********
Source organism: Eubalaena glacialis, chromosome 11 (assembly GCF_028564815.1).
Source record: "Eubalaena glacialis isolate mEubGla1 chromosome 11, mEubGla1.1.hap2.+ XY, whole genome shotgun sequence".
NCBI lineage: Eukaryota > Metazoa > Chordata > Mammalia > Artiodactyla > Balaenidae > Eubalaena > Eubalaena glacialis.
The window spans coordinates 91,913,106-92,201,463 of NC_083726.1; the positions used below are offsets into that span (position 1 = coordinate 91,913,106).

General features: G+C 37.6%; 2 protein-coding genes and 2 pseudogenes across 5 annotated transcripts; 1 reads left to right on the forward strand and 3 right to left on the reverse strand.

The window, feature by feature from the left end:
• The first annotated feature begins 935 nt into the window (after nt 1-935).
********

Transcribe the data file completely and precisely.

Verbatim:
Source organism: Eubalaena glacialis, chromosome 11 (assembly GCF_028564815.1).
Source record: "Eubalaena glacialis isolate mEubGla1 chromosome 11, mEubGla1.1.hap2.+ XY, whole genome shotgun sequence".
NCBI lineage: Eukaryota > Metazoa > Chordata > Mammalia > Artiodactyla > Balaenidae > Eubalaena > Eubalaena glacialis.
The window spans coordinates 91,913,106-92,201,463 of NC_083726.1; the positions used below are offsets into that span (position 1 = coordinate 91,913,106).

General features: G+C 37.6%; 2 protein-coding genes and 2 pseudogenes across 5 annotated transcripts; 1 reads left to right on the forward strand and 3 right to left on the reverse strand.

The window, feature by feature from the left end:
• The first annotated feature begins 935 nt into the window (after nt 1-935).